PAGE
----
To those who are reading this, allow me to introduce myself: my name is Moses El-Sayed (Moussa for the Arabic speakers), and I am George P. Mann’s newest immigration attorney. My ethnic background is Lebanese, but I was born and raised in the city of Dearborn, Michigan. If you are unfamiliar with Dearborn, it is home to the highest concentration of Arab people outside the Middle East; a small town where everybody knows everybody, and everyone is just like you. That is, all of my peers were first-generation Americans as well, and most of our parents had the same immigrant story.
Our parents all fled the Middle East due to some political/religious conflict and came to Michigan to work in the thriving automobile industry. My parents in particular immigrated to the United States when they were very young. My dad was seventeen and my mom was nine when they left Lebanon in the early 1980s to flee the ongoing Lebanese civil war, a conflict that spanned fifteen years and claimed the lives of 150,000 people. In Dearborn, there are only four career paths in the eyes of our immigrant parents: Doctor, Lawyer, Engineer or Failure (I’m only partly joking). My strong personality and constant disagreements with my parents about the outdated nature of the old country’s traditions made my decision simple: I was going to be a lawyer.
In 2014, I left Dearborn for the first time in my life and moved to East Lansing in order to attend Michigan State University College of Law. For the next three years, I was surrounded by people who weren’t anything like me. I met people from all walks of life and listened to their stories, learned of their struggles, their achievements, their goals, and everything in between. It was at MSU that I finally began to appreciate my immigrant background. In Dearborn, I didn’t have a story to tell like I did at MSU. After all, everybody in Dearborn knew my story before I even introduced myself. At MSU, that wasn’t the case and suddenly, I began to see things from a new perspective.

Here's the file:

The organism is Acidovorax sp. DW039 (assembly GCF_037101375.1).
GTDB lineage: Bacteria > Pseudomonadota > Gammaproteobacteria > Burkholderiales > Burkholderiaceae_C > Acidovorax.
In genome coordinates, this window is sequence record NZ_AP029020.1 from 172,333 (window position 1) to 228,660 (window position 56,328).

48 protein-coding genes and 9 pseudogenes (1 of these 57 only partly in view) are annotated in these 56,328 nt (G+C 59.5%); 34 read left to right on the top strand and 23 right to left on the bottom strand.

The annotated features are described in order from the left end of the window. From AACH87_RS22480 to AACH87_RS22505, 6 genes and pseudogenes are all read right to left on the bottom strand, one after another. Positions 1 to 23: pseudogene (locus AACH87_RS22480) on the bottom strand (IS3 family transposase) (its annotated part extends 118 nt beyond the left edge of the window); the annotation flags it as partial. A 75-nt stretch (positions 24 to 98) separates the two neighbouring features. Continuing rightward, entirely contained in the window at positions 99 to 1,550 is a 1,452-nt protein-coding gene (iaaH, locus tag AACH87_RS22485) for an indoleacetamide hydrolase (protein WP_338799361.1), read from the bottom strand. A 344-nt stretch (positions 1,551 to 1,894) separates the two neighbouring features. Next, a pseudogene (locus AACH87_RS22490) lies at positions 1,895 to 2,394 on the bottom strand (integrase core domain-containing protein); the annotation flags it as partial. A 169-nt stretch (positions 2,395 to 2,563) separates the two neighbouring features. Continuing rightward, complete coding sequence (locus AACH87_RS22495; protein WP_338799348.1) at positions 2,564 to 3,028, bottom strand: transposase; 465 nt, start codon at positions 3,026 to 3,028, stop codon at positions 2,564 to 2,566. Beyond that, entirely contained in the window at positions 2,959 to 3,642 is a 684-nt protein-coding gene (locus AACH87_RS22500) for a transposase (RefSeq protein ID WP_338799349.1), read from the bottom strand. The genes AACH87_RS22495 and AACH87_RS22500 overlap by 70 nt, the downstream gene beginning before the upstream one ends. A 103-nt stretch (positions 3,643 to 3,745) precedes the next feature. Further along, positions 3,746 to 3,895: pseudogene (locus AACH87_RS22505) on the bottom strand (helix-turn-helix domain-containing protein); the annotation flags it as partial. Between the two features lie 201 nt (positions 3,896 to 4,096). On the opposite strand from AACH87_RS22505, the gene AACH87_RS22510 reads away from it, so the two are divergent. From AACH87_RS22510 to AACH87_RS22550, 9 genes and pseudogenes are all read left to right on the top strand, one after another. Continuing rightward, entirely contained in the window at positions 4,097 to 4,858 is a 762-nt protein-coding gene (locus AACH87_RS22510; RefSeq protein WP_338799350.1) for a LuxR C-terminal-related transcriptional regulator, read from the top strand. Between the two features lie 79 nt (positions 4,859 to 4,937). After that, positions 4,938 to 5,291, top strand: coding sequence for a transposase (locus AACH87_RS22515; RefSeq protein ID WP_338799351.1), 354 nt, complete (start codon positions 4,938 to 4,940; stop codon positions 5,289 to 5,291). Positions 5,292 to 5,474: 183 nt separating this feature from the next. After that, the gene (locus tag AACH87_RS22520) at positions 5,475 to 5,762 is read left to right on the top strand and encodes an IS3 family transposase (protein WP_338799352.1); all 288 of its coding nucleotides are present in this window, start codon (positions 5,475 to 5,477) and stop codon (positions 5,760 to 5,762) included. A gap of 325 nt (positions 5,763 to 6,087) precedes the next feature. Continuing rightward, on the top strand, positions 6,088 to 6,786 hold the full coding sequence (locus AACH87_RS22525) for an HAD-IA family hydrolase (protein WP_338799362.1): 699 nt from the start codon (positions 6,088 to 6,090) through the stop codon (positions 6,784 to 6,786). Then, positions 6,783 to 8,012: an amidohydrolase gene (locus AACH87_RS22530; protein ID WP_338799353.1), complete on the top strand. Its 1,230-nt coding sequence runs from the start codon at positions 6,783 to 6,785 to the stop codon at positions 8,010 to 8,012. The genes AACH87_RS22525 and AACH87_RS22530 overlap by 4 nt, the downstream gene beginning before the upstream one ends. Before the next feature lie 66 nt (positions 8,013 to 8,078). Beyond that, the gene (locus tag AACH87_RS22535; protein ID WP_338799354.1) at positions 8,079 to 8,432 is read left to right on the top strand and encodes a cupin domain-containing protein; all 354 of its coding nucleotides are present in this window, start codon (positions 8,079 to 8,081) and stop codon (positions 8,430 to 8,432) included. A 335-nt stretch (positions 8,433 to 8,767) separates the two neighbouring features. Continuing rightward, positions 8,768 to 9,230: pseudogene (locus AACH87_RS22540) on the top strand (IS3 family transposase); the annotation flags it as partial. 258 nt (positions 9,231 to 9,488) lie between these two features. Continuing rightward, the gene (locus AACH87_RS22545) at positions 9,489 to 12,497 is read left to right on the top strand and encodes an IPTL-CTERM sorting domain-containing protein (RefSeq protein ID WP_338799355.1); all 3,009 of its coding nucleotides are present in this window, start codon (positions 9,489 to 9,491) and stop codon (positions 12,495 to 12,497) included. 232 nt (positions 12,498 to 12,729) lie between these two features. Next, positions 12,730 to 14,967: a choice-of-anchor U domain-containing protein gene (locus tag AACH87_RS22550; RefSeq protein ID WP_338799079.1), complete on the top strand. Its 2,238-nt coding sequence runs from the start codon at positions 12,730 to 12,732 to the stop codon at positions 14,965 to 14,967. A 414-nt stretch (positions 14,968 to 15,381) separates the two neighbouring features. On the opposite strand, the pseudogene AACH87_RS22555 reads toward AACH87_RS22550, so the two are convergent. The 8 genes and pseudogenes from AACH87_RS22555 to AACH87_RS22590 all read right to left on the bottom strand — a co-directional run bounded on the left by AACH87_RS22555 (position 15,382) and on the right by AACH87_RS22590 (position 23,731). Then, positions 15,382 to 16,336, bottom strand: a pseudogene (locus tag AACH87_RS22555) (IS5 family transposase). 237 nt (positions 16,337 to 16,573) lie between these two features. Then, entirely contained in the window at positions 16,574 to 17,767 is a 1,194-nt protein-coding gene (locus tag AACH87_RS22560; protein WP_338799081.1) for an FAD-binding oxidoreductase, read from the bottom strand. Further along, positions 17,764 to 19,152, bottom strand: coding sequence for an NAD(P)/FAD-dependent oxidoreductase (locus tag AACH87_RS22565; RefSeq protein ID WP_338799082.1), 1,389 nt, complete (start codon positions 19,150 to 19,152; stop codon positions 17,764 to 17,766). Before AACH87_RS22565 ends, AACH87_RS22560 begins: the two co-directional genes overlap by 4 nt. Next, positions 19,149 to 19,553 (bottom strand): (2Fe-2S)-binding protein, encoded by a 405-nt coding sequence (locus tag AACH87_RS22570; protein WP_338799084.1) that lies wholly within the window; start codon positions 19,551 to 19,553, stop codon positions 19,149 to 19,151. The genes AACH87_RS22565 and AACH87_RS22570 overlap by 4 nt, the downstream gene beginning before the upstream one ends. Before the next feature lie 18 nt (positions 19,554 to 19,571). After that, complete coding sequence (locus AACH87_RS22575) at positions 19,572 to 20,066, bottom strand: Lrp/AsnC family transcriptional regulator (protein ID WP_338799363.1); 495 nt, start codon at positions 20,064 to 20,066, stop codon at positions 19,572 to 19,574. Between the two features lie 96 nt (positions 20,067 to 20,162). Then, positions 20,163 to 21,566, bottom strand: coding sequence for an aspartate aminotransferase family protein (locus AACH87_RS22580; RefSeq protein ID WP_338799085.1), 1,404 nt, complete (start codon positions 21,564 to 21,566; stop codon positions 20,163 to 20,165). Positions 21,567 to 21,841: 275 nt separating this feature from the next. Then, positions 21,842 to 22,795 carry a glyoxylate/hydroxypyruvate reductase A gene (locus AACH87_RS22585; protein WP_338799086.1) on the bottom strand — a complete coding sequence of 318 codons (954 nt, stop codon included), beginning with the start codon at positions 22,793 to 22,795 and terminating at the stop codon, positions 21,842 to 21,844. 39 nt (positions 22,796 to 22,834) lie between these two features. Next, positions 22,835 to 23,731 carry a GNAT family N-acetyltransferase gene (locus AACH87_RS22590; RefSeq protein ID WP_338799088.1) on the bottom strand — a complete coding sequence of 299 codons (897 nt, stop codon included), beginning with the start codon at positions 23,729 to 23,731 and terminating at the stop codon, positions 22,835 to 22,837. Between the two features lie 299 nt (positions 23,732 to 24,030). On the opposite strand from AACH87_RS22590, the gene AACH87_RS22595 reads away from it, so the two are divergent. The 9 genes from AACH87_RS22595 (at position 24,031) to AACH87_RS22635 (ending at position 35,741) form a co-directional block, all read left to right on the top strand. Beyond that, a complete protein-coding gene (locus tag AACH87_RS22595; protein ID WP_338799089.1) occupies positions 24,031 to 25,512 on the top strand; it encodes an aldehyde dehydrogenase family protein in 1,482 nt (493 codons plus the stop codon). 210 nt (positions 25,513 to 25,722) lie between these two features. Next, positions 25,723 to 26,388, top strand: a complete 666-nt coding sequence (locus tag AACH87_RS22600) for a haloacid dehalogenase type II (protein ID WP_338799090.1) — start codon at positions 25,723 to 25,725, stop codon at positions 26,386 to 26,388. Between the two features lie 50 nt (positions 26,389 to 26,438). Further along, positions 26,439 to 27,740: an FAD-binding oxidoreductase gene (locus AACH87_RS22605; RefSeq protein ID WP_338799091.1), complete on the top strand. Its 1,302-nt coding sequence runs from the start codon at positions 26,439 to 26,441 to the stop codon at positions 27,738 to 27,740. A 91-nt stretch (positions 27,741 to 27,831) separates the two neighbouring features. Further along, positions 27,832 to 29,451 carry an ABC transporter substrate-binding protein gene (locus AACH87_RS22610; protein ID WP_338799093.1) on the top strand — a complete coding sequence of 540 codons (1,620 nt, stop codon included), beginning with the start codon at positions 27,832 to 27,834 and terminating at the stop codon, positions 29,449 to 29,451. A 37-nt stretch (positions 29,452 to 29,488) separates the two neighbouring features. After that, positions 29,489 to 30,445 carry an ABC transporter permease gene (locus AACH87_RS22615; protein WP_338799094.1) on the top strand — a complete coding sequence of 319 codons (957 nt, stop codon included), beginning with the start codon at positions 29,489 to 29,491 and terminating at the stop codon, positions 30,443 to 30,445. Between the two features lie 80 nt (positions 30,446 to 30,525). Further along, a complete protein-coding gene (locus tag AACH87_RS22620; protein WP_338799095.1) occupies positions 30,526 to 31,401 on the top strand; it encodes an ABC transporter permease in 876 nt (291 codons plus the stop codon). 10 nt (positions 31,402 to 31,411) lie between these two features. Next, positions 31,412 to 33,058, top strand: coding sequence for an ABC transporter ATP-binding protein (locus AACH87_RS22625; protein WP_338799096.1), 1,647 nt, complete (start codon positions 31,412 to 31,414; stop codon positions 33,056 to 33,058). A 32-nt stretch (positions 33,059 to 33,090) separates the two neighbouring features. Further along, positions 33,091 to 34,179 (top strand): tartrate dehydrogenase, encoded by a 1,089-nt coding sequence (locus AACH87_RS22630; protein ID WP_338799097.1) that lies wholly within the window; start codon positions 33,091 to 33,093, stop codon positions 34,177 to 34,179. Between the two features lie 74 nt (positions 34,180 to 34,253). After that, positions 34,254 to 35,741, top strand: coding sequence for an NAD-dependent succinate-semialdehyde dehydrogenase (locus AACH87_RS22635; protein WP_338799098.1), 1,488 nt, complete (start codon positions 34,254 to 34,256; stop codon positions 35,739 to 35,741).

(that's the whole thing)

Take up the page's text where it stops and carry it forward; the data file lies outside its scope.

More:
In my second year of law school, I decided to take part in MSU’s free legal aid clinic, where I represented vulnerable immigrant populations, including persons fleeing persecution, before the Detroit Immigration Court (under the supervision of licensed attorneys, of course). I’ll never forget the feeling I had when my sixteen-year-old client from Somalia had his removal proceedings terminated after I plead his case to the judge. It was unlike anything I had ever felt before. By my final year of law school, I became Vice-President of the Middle Eastern Law Student Association, where I helped coordinate various events on campus with the goal of dispelling negative views of Arab people (I mostly just fed people shawarma, which is a guaranteed way to a person’s heart). By the time I graduated, I knew one thing was for certain: when I passed the Bar Exam, I was going to practice immigration law exclusively.
Before joining the firm, I spent some time in general practice, honing my skills as an attorney before committing to immigration law fully. Now, I am lucky enough to be living out my dream at George P. Mann & Associates. My work at the firm has a clear purpose: defend the underrepresented. I attend court at least twice a week and represent people from all walks of life who are facing deportation. These are good, honest people who just want to be able to work and provide for their families; they are not the monsters that our current administration makes them out to be. Looking to the future, I remain hopeful that society will realize what an asset immigrants are to this country. The right to immigrate here is what truly makes America great, and I look forward to a lengthy and rewarding career in service of those who have been told they aren’t good enough to reside here. Had the same been said to my parents all those years ago, I probably wouldn’t be here today.